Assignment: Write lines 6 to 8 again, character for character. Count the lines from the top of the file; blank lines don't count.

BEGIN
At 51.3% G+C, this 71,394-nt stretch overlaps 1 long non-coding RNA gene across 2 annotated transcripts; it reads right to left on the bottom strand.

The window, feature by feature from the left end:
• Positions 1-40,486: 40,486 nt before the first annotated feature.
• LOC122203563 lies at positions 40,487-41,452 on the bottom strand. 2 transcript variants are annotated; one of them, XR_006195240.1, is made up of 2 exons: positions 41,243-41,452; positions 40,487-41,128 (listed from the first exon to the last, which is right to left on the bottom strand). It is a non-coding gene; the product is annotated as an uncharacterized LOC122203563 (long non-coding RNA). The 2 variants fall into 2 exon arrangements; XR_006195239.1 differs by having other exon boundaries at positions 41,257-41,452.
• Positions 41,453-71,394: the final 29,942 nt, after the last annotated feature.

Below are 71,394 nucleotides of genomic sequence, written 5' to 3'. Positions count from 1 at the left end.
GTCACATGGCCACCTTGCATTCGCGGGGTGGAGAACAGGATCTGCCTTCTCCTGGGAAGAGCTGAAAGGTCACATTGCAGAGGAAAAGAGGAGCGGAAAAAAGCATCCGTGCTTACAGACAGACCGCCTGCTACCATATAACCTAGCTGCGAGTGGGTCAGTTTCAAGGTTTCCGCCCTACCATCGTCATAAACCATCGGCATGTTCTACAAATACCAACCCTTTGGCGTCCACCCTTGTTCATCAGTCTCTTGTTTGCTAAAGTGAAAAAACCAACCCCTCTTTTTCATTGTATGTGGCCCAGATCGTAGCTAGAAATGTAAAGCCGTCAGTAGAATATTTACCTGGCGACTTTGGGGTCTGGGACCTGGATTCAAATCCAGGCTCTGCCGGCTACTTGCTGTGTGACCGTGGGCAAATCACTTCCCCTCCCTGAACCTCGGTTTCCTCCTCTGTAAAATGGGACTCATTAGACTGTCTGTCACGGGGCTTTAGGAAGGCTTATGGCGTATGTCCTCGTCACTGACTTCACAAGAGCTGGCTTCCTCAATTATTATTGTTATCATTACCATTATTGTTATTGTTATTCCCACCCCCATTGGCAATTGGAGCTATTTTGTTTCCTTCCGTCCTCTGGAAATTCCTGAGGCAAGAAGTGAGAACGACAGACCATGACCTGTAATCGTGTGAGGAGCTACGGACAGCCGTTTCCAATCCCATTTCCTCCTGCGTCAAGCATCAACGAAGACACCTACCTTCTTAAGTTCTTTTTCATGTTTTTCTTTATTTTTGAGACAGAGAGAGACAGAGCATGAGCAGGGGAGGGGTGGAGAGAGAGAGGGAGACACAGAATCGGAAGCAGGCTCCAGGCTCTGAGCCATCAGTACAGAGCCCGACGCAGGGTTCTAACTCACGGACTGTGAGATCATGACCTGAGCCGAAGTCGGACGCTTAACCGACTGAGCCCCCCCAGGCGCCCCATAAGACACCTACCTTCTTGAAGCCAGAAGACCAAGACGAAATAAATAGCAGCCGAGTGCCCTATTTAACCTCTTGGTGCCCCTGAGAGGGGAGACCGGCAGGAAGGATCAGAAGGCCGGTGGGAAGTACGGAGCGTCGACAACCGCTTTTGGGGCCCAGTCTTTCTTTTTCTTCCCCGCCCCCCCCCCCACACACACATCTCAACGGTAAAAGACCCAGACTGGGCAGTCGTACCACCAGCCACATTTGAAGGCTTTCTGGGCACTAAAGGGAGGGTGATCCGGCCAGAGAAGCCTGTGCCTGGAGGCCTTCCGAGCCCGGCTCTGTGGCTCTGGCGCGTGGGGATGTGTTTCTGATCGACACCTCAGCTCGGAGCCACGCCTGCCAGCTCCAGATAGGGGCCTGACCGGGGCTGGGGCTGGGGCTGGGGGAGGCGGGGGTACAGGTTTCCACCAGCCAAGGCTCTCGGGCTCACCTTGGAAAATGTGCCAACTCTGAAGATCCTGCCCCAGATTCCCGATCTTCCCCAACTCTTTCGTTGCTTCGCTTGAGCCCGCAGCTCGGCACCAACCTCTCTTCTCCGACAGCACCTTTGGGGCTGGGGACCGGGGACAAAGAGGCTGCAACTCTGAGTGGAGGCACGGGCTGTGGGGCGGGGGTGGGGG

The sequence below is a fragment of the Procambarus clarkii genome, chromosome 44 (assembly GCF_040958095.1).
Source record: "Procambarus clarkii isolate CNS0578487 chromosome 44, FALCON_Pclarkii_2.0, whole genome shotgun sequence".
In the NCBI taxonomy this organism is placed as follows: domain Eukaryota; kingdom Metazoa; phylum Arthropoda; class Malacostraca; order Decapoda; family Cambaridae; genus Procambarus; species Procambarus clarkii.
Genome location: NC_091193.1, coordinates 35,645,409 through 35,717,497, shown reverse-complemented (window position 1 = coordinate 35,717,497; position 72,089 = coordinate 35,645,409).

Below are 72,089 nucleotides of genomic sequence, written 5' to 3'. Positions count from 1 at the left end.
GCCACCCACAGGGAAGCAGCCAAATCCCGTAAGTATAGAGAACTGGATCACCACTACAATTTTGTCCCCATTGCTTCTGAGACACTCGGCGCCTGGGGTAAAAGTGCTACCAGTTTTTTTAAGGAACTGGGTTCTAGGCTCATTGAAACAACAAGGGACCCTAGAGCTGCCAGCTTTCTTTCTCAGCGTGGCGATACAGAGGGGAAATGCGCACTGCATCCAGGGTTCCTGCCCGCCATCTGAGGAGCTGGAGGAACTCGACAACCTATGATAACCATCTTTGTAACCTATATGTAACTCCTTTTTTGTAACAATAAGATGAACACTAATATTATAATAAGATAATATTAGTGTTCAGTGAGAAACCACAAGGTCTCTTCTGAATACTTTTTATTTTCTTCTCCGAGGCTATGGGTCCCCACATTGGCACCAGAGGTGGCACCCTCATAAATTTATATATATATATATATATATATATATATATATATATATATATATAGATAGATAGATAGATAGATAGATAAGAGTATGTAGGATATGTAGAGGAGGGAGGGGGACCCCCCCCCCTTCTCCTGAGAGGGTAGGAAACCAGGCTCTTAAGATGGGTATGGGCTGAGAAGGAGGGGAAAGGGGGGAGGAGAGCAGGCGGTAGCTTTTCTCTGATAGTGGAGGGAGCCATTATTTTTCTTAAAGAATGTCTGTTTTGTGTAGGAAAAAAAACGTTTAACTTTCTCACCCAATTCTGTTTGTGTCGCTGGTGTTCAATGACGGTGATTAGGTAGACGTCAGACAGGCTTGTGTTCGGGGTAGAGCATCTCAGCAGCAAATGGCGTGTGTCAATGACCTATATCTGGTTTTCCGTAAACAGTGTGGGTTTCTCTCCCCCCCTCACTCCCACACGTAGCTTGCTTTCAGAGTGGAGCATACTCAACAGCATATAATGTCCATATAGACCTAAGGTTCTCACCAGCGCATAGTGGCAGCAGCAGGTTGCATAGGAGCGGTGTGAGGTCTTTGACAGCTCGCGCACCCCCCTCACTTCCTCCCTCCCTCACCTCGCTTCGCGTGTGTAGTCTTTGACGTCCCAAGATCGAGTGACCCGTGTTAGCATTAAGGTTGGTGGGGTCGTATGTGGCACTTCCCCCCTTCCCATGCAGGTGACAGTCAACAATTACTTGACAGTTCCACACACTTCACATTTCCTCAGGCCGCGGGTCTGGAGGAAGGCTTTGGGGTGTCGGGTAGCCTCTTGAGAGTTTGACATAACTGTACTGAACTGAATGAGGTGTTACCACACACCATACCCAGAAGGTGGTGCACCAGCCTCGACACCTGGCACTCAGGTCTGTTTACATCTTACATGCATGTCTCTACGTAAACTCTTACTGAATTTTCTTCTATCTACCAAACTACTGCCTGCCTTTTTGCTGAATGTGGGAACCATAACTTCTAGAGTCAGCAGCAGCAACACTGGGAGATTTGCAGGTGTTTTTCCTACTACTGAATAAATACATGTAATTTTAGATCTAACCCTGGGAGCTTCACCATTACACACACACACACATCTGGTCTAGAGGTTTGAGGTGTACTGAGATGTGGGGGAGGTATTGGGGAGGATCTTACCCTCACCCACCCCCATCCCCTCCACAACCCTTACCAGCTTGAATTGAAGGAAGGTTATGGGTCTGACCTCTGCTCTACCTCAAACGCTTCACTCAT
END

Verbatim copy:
Below are 71,394 nucleotides of genomic sequence, written 5' to 3'. Positions count from 1 at the left end.
GTCACATGGCCACCTTGCATTCGCGGGGTGGAGAACAGGATCTGCCTTCTCCTGGGAAGAGCTGAAAGGTCACATTGCAGAGGAAAAGAGGAGCGGAAAAAAGCATCCGTGCTTACAGACAGACCGCCTGCTACCATATAACCTAGCTGCGAGTGGGTCAGTTTCAAGGTTTCCGCCCTACCATCGTCATAAACCATCGGCATGTTCTACAAATACCAACCCTTTGGCGTCCACCCTTGTTCATCAGTCTCTTGTTTGCTAAAGTGAAAAAACCAACCCCTCTTTTTCATTGTATGTGGCCCAGATCGTAGCTAGAAATGTAAAGCCGTCAGTAGAATATTTACCTGGCGACTTTGGGGTCTGGGACCTGGATTCAAATCCAGGCTCTGCCGGCTACTTGCTGTGTGACCGTGGGCAAATCACTTCCCCTCCCTGAACCTCGGTTTCCTCCTCTGTAAAATGGGACTCATTAGACTGTCTGTCACGGGGCTTTAGGAAGGCTTATGGCGTATGTCCTCGTCACTGACTTCACAAGAGCTGGCTTCCTCAATTATTATTGTTATCATTACCATTATTGTTATTGTTATTCCCACCCCCATTGGCAATTGGAGCTATTTTGTTTCCTTCCGTCCTCTGGAAATTCCTGAGGCAAGAAGTGAGAACGACAGACCATGACCTGTAATCGTGTGAGGAGCTACGGACAGCCGTTTCCAATCCCATTTCCTCCTGCGTCAAGCATCAACGAAGACACCTACCTTCTTAAGTTCTTTTTCATGTTTTTCTTTATTTTTGAGACAGAGAGAGACAGAGCATGAGCAGGGGAGGGGTGGAGAGAGAGAGGGAGACACAGAATCGGAAGCAGGCTCCAGGCTCTGAGCCATCAGTACAGAGCCCGACGCAGGGTTCTAACTCACGGACTGTGAGATCATGACCTGAGCCGAAGTCGGACGCTTAACCGACTGAGCCCCCCCAGGCGCCCCATAAGACACCTACCTTCTTGAAGCCAGAAGACCAAGACGAAATAAATAGCAGCCGAGTGCCCTATTTAACCTCTTGGTGCCCCTGAGAGGGGAGACCGGCAGGAAGGATCAGAAGGCCGGTGGGAAGTACGGAGCGTCGACAACCGCTTTTGGGGCCCAGTCTTTCTTTTTCTTCCCCGCCCCCCCCCCCACACACACATCTCAACGGTAAAAGACCCAGACTGGGCAGTCGTACCACCAGCCACATTTGAAGGCTTTCTGGGCACTAAAGGGAGGGTGATCCGGCCAGAGAAGCCTGTGCCTGGAGGCCTTCCGAGCCCGGCTCTGTGGCTCTGGCGCGTGGGGATGTGTTTCTGATCGACACCTCAGCTCGGAGCCACGCCTGCCAGCTCCAGATAGGGGCCTGACCGGGGCTGGGGCTGGGGCTGGGGGAGGCGGGGGTACAGGTTTCCACCAGCCAAGGCTCTCGGGCTCACCTTGGAAAATGTGCCAACTCTGAAGATCCTGCCCCAGATTCCCGATCTTCCCCAACTCTTTCGTTGCTTCGCTTGAGCCCGCAGCTCGGCACCAACCTCTCTTCTCCGACAGCACCTTTGGGGCTGGGGACCGGGGACAAAGAGGCTGCAACTCTGAGTGGAGGCACGGGCTGTGGGGCGGGGGTGGGGG

The sequence below is a fragment of the Procambarus clarkii genome, chromosome 44 (assembly GCF_040958095.1).